Archives for posts with tag: Michel Foucalout

After reading Michel Foucault’s Article “Abnormal” I was truly in disgust of how society looked at those who were Siamese twins and hermaphrodites. They considered them monsters mainly because they didn’t know how to fit them into the law. The Siamese twins were seen as “the monster that is both man and beast. (Foucault, pg66)” They didn’t know how to punish them legally in crimes or how to understand them in the medical field and religion didn’t know where they fit into their world. So in fear they gave them a name the monsters for a way to understand them and put them in their corner of society away from them. Then you have the Hermaphrodites which Foucault state “that form the Middle Ages to the sixteenth century and until at least the start of the seventeenth century, hermaphrodites were considered to be monsters and were executed, burnt at the stake and their ashes thrown to the winds (Foucault, p67).”  Later in the Seventeenth century they were not put to death but Foucault said that “individuals recognized as hermaphrodites were asked to choose their sex, their dominant sex and to conduct themselves accordingly, especially by wearing appropriate clothes.” He goes on to say that “they were subject to criminal law and could be convicted for sodomy only if they made use of their additional sex (Foucault, pg67).”  Of course rumors could go around which were not true about them using their additional sex and they would be convicted which Foucault tells an account or two of that happening. As I read all this I Thought how horrible to not be yourself and having to choose and be punish if you broke their rules for all this. I thought Thank goodness we don’t do this anymore and then it hit me. We may not call Hermaphrodites or Siamese twins Monsters in today’s world but we as a society still sometimes do not accept them. People judge them and make jokes about them. We have TV programs that put them on display as abnormal people who need to be fixed. I don’t know how many TV shows that I have seen about Siamese Twins were they are talking about having to surgically remove them and so forth that way they can fit into our society.  Why do they need to be fixed why can’t we just except them as them.  Why do we as society have to come up with jokes about Hermaphrodites? Is it our way of still trying to understand it or help ease our fears of why they are so different. I mean if you want to look at it form a religious view point God made them that way so if God made them that way than he wanted them that way so why judge and make fun and try to change them. Why can’t we just embrace them and see them as the wonderful people that they are. Yes we may not be as crazy as the people in the eighteenth century and so forth where we put them to death, but are we any better.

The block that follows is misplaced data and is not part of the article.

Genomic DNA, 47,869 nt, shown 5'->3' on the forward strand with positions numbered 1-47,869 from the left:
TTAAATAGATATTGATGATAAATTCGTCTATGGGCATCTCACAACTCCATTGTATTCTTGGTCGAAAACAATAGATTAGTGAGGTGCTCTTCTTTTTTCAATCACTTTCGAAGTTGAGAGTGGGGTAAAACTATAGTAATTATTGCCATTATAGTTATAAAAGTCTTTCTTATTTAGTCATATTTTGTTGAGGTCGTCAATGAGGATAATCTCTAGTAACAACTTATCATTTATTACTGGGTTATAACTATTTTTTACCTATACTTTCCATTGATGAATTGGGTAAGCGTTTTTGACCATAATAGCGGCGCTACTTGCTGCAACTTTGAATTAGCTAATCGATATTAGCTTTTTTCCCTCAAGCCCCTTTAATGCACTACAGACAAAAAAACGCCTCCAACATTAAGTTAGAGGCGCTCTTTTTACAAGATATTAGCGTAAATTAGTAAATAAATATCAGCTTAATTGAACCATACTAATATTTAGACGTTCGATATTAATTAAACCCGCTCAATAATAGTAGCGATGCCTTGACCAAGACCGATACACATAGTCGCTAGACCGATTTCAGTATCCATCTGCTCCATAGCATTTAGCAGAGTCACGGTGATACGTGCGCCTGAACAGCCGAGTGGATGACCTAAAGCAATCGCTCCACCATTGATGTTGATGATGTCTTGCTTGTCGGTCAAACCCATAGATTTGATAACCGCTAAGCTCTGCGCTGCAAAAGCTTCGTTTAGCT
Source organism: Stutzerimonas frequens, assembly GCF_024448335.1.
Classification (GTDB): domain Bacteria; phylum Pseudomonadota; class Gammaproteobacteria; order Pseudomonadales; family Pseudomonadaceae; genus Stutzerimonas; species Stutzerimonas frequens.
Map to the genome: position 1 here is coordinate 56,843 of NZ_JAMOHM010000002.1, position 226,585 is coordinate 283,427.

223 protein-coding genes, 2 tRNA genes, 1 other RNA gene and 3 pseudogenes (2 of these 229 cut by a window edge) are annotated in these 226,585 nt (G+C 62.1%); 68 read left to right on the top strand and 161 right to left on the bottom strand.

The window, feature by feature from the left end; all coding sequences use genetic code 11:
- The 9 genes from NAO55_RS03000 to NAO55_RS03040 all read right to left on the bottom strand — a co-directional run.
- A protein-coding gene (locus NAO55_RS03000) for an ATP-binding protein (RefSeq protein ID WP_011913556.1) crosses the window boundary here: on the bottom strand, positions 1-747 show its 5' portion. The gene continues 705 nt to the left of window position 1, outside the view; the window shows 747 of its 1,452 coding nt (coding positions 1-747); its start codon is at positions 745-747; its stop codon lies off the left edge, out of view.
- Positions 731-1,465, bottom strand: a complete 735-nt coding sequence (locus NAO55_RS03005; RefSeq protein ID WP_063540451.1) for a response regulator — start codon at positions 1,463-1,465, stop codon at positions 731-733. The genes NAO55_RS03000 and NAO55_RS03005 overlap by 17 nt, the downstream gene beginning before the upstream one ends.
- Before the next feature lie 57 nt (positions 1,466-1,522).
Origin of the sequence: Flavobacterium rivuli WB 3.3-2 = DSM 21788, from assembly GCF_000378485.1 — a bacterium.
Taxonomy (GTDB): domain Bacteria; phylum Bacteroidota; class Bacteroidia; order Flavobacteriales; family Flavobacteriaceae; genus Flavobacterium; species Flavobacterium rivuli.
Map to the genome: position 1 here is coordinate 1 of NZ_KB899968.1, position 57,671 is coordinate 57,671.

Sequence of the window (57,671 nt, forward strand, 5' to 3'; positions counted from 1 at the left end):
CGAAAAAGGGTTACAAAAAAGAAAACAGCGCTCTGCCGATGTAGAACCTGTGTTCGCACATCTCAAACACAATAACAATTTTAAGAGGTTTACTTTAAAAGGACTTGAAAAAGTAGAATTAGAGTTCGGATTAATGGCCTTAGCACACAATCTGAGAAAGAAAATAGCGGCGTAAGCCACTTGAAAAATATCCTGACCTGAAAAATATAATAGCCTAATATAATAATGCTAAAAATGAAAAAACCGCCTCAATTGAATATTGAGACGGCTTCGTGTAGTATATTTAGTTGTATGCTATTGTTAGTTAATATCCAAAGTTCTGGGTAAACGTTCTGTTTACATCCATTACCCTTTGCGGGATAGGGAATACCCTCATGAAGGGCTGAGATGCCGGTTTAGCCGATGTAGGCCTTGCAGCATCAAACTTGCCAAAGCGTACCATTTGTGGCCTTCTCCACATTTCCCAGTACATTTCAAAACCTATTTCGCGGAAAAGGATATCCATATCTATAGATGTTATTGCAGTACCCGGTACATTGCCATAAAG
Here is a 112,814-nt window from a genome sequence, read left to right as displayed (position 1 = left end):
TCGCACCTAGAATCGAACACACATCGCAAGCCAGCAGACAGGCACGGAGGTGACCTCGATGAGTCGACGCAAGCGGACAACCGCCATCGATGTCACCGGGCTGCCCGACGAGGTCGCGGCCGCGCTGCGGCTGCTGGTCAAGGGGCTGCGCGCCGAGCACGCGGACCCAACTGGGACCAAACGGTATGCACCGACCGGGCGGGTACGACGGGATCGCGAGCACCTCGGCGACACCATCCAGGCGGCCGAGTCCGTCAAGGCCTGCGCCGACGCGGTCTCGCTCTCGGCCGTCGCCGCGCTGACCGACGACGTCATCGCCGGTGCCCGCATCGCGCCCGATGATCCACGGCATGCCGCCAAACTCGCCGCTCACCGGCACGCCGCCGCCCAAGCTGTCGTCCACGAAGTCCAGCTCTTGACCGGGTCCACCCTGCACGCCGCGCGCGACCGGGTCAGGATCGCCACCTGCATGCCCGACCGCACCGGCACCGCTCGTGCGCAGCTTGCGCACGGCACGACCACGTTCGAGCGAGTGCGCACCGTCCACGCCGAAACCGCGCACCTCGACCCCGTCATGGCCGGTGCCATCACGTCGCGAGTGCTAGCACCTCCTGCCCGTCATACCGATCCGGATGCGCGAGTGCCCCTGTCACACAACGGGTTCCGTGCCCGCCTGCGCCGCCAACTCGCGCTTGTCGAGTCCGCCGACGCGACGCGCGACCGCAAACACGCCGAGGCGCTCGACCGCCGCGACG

~Kielly Perkins~

After reading Andre Lorde’s Age, Race, Class, and Sex: Women Redefining Difference, I have come to realize that being an example for others should not have a negative connotation. Yes, we all make mistakes and we went examples of how not to act, but that is not what I am referring to. I am referring to education others based on our differences. Have you ever been in a classroom where the teacher looks at you when he or she is talking about a minority group that you fall into? I have and it makes me uncomfortable. I do not want to be but on the stop about something just because I am the token hispanic gay guy, but Lorde has made me realize that I need to take advantage of these opportunities. Lorde sets herself apart from other black lesbians because she speaks her mind and she expresses her sexuality even though she knows other African American women are less likely to be open about their sexuality. Throughout Lorde’s article she argues that we have to recognize our differences so we can work together to identify those differences and work together within our minority groups and with other minority groups. I believe what she is saying is that together we can all make a difference if we acknowledge one another’s differences by  educating.  I have always shied away from being an example just because I was different and those teachers that looked at me every time we were discussing sexuality or minorities were the teachers I disliked the most. We should let people feel comfortable being an example, we should not force them to be an example. I have attached this article from the Learning and Teaching website because it reminded me of Lorde’s article of how educators should be inclusive to their student’s differences. Lorde wants women to unite to be more powerful, but why stop at one minority group? If we all took her advice and applied it to ourselves we would not have to worry about others calling on us to be examples, we would voluntarily do so with the support of others.

-Brent Lopez